Even with the small number of claims, there are still several interesting findings, including clarity into the types of privacy violations that concern the public. For example, it is evident that plaintiffs mostly bring violations related to neighbor disputes and placement of cameras in public spaces for surveillance. The research also shows that despite the higher potential for privacy violations from state authorities or the greater harm from violations of database-related provisions of the Law, there are almost no lawsuits concerning these issues. One potential hypothesis for the lack of these claims is that there are power gaps between citizens and authorities, as well as data subjects and database owners, that disincentivize lawsuits. Although class actions can strengthen the power of the consumer, they still require proof of damage and also cannot be filed against the state.
In conclusion, it is impossible to point to a change or a clear trend of citizens exercising their right to privacy in civil lawsuits over the past decade.
Editor: Isabella Perera
This text has been translated and adapted into English from the original report published on January 30, 2023, available in Hebrew following this link.
1 Thanks to Adv. Limor Shmerling-Magazanik, former Director of ITPI, for her comments on this report.
2 In Israel, the default is that legal proceedings are published stating the parties’ names.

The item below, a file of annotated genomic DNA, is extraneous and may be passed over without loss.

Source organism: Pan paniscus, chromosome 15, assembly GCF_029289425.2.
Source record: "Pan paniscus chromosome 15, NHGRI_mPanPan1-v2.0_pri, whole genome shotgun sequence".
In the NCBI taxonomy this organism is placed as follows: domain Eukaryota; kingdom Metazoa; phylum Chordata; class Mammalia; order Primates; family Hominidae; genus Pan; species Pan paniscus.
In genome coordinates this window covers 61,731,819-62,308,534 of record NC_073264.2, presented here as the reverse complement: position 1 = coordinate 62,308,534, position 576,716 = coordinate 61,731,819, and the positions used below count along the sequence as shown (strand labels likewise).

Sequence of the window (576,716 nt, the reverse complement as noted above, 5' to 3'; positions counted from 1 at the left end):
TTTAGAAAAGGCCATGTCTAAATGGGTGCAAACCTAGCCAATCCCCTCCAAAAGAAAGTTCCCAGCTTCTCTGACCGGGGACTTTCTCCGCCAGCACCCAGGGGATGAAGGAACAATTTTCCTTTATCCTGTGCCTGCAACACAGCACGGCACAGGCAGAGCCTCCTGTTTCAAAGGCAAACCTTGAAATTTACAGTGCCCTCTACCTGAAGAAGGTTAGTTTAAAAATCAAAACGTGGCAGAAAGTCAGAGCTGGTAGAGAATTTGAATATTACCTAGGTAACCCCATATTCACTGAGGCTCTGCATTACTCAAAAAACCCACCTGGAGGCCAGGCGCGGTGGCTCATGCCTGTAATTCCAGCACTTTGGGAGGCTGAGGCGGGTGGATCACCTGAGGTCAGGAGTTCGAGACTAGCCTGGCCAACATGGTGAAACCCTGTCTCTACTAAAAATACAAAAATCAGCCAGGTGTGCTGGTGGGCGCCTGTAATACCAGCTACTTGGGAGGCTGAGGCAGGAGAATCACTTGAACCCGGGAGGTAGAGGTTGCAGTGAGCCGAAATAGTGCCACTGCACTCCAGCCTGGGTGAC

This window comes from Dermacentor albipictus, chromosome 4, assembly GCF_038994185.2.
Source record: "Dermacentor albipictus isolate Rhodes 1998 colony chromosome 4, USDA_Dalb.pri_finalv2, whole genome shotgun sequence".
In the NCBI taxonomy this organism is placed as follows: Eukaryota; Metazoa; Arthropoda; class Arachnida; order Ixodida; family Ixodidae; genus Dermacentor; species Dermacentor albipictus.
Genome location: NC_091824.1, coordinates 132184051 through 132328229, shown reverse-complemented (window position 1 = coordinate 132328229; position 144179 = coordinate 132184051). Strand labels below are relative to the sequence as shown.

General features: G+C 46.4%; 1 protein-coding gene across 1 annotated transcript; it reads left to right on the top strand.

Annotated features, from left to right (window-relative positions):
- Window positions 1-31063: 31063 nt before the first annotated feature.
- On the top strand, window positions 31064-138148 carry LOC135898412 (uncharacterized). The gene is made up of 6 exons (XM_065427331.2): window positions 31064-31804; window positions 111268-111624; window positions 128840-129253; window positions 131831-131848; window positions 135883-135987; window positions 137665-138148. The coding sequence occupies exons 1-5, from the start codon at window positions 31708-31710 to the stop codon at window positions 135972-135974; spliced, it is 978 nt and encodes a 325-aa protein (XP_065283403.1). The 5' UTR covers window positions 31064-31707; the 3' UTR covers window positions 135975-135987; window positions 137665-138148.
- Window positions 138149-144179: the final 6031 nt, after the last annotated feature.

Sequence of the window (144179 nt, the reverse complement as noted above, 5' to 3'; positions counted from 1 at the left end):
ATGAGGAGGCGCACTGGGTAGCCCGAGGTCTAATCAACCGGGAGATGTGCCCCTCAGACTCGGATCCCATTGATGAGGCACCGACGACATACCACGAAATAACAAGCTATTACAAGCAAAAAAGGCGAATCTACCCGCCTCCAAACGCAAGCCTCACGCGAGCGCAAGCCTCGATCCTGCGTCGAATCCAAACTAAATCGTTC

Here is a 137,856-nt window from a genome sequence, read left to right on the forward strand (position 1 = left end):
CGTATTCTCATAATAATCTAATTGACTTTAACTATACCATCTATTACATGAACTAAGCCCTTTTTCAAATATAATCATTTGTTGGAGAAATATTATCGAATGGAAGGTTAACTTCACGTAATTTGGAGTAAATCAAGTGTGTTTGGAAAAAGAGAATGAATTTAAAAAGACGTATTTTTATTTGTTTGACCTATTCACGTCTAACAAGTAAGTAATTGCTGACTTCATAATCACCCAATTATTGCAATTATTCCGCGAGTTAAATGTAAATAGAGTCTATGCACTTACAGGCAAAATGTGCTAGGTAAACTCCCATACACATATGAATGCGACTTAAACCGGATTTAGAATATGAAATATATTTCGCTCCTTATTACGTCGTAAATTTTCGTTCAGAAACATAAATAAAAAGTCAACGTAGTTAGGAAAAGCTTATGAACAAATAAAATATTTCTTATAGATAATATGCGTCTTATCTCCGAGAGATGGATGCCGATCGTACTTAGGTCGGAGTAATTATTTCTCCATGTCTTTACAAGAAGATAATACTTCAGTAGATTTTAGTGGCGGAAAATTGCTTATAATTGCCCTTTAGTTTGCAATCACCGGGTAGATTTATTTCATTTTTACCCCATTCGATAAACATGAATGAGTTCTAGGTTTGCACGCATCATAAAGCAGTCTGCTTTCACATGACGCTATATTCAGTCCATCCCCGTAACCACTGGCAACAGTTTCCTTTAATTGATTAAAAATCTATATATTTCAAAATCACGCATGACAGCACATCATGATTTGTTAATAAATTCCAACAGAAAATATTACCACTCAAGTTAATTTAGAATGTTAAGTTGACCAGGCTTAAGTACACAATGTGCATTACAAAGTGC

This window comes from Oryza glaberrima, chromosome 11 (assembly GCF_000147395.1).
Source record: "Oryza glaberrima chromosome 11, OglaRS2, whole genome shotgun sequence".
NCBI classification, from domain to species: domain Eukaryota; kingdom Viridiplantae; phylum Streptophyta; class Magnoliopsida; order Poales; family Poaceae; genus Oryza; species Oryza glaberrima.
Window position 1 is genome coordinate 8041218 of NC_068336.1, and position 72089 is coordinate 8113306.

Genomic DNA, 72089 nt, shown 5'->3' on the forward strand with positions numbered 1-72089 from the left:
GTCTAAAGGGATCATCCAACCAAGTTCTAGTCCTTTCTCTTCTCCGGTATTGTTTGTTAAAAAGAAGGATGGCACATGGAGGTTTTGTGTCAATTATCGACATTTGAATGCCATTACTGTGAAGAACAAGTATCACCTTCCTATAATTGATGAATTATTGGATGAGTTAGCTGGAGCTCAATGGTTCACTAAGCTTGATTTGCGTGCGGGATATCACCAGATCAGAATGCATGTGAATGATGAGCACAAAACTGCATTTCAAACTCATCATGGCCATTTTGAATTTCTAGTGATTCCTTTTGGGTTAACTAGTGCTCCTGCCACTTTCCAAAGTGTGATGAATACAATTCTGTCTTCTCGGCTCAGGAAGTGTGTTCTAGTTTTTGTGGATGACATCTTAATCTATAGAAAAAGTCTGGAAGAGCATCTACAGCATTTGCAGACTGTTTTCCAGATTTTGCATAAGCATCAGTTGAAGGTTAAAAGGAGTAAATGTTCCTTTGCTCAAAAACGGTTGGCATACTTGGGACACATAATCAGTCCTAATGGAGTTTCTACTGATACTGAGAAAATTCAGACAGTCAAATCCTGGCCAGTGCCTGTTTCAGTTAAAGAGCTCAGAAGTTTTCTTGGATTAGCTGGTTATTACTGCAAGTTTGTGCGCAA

3 It should be noted that even in civil proceedings in ordinary courts (not the Labor Court), we still found claims related to employee-employer relationships.
4 See Annual Report 2019 – Court Administration (in Hebrew), pp. 25 and 37. In the district courts, 8,278 civil cases were closed, and in magistrates’ courts, 191,444 such cases were closed.
5 See Annual Report 2020 – Court Administration (in Hebrew), pp. 25 and 37. In the district courts, 7,578 civil cases were closed, and in magistrates’ courts, 184,874 such cases were closed.
6 We did not include 2022 because there was a change in the classification of cases in civil lawsuits that altered how the selected group was sampled.
7 Civil Action (Magistrate court – Haifa) 54043-11-12 Naor v. Clal Pension and Provident Fund Ltd. (11/4/2014) (in Hebrew), in which the plaintiff lost.
8 As of January 2023.
9 Section 18 of the Privacy Law.
10 Such as dealers, banking corporations, financial services providers, etc.
11 In Israel, there is still an obligation to register databases.